“You temptress,” he breathed. “I understand what Regan sees in you.”
“Just because I was in Heddy's coach doesn't mean I am her,” she said through a gulp of air.
Kiernan straightened away from her and stared down at her, eyes intense. “I wonder if Regan would believe me if I swore I didn’t know you're his lover." His gaze slid down her body, and she couldn't find the will to move even as his eyes lifted again to her face. "You make testing the theory tempting. In fact—"
His fingers tightened on her arms and she realized he intended to test the theory that instant.
Her head swam. A mental picture rose of Kiernan's large hands on her naked breasts, his mouth—Phoebe managed the presence of mind to tug free of his grasp. “I-I care nothing for what Lord Stoneleigh believes.”
Kiernan tweaked a lock of her hair. “I think you do, sweetheart.”
Her knees felt as if they were made of rubber and she feared they would buckle. By heavens, she had to get away from the man. Despite the shakiness in her legs, Phoebe crossed to the window and stared out at the open road leading to the trees in the distance. “What have you done with the prisoners?”
“Prisoners?” The lazy drawl had returned to his voice.
Phoebe turned. “You freed them, didn't you?” But he had said as much a moment ago. He'd been in a rage when Robbie threatened to shoot her, then he had let them go. Why? “You have made yourself a conspirator to an assassination attempt,” she said.
“I had hoped Regan would meet us here," he said, "but I can't wait any longer. I must press north. Connor will be here to see you early this morning. If he says you can ride, we'll travel together.”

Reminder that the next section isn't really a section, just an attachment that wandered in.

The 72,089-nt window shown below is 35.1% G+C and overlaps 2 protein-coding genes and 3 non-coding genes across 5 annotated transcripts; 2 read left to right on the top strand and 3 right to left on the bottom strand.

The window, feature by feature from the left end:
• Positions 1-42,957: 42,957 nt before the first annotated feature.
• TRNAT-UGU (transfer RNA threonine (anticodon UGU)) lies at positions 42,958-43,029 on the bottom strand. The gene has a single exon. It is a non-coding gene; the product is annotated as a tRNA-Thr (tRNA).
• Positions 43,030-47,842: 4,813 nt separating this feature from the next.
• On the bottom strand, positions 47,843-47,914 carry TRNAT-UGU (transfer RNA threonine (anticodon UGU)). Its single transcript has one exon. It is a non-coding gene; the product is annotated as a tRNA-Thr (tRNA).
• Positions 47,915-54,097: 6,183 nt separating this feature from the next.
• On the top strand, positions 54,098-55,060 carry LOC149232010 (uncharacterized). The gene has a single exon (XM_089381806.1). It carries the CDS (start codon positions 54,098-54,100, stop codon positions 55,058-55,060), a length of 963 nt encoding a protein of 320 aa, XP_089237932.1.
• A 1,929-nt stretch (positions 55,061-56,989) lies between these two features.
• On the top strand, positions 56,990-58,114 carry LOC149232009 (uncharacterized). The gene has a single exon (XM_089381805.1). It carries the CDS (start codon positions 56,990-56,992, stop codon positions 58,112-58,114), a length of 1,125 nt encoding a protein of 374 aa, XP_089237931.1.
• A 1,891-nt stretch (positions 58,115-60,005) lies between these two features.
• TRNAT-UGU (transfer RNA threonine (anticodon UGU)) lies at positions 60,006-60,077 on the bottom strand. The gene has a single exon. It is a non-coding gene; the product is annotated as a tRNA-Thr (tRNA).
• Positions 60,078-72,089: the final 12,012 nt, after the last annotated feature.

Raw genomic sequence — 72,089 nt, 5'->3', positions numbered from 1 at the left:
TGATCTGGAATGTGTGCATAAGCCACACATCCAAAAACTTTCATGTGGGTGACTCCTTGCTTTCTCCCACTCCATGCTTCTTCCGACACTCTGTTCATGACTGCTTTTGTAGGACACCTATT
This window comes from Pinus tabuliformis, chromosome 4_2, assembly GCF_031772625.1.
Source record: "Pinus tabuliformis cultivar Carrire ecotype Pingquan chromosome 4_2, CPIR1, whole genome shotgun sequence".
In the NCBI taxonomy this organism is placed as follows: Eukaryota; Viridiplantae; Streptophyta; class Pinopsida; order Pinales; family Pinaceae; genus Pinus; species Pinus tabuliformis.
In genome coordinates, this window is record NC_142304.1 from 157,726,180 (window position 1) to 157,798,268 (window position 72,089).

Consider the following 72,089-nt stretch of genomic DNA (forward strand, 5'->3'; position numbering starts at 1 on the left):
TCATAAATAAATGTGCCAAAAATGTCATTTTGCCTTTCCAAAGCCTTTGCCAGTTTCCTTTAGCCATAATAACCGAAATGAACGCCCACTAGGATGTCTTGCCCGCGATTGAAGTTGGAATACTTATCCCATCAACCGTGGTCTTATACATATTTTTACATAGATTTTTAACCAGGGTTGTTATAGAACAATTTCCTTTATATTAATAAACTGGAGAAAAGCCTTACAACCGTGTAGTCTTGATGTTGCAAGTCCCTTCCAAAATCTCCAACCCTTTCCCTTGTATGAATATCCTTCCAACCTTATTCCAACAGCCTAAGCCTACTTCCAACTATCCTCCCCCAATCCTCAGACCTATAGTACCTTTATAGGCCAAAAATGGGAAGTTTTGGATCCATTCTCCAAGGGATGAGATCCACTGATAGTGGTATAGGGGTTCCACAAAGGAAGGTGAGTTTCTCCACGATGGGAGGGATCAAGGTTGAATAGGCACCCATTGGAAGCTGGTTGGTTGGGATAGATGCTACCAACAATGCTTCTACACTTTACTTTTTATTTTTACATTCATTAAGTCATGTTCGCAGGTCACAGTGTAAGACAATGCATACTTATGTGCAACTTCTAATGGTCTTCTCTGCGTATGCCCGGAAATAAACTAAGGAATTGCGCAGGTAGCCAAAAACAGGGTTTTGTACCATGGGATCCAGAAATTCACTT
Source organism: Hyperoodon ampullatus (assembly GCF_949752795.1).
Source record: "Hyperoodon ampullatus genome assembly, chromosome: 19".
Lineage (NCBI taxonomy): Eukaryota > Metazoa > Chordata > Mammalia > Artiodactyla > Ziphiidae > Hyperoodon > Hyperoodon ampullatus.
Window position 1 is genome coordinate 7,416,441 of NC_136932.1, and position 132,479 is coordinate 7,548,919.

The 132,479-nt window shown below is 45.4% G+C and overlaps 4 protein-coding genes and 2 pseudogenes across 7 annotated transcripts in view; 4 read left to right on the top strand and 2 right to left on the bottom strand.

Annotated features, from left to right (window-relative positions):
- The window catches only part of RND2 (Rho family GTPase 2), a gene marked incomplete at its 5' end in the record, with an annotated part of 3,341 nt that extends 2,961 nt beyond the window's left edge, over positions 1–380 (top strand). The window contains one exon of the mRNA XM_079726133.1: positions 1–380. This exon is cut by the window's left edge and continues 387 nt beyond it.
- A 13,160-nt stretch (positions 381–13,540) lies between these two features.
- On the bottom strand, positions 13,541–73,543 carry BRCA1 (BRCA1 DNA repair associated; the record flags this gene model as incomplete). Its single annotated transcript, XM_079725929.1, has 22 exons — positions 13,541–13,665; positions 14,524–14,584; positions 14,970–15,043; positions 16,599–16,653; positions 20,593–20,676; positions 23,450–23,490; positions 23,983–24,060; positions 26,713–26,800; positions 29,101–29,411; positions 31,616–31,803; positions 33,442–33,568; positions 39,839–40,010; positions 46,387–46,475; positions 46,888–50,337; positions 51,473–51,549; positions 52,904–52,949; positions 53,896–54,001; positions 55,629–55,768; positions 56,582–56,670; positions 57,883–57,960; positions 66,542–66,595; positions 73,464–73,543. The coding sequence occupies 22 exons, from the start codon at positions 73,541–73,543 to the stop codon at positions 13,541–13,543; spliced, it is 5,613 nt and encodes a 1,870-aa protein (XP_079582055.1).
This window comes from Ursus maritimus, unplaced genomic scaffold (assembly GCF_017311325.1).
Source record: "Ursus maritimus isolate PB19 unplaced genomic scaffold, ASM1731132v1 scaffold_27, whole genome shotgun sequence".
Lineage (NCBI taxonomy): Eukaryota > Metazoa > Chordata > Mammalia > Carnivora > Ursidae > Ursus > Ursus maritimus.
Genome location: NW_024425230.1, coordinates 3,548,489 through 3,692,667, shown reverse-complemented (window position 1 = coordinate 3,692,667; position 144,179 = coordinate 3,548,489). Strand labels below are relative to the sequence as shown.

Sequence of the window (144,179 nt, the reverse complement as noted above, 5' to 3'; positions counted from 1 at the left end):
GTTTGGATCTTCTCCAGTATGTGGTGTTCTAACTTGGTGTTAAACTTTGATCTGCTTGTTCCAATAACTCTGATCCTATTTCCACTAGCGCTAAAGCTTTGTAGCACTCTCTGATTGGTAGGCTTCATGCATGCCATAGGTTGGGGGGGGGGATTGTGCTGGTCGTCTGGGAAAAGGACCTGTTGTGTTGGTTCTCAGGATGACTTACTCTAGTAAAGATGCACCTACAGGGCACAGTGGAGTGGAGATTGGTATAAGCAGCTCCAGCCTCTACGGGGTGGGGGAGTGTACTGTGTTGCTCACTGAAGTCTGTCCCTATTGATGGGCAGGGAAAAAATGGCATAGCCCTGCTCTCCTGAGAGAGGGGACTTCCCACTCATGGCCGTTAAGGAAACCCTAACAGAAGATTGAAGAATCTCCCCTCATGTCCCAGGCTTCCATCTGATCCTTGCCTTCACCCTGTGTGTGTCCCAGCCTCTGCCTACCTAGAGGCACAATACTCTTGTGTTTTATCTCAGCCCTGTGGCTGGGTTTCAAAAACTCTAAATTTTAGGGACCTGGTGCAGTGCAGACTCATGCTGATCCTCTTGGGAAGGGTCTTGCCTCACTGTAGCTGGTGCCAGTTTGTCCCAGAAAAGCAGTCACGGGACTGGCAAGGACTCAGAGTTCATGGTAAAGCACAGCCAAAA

How was she going to escape him and get word to Alistair of the plan to assassinate the duchess? Phoebe closed her eyes and rubbed her temples.
“Are you ill, Heddy?”
“There's a good chance I will be.”
“Shall I fetch the chamber pot?”
“Only if you wish me to brain you with it.” She looked at him. “Don't you understand what this means?”
“That you are ill, or that you wish to do me bodily harm?”
“Lord Stoneleigh isn't coming—because I am not Hester.”
“If that is true, when I return, you and I will get better acquainted.”
Her pulse quickened. “It is imperative I return home,” she countered.
“And I must continue north,” he replied.
Why force her to go with him? At this point, his attempt to play cupid was dashed. Had he come to doubt she was Heddy? Surely he wasn't serious about getting better acquainted? Phoebe recalled him saying he's planned to get in introduction to her at Drucilla’s soirée.
“What is so pressing that you must return to Edinburgh, Heddy?”
She shook her head. “Not Edinburgh, England.”
“What awaits you in the north?” she said. “You don't strike me as a man displaced from his home.”
“My home is nowhere near the duchess.”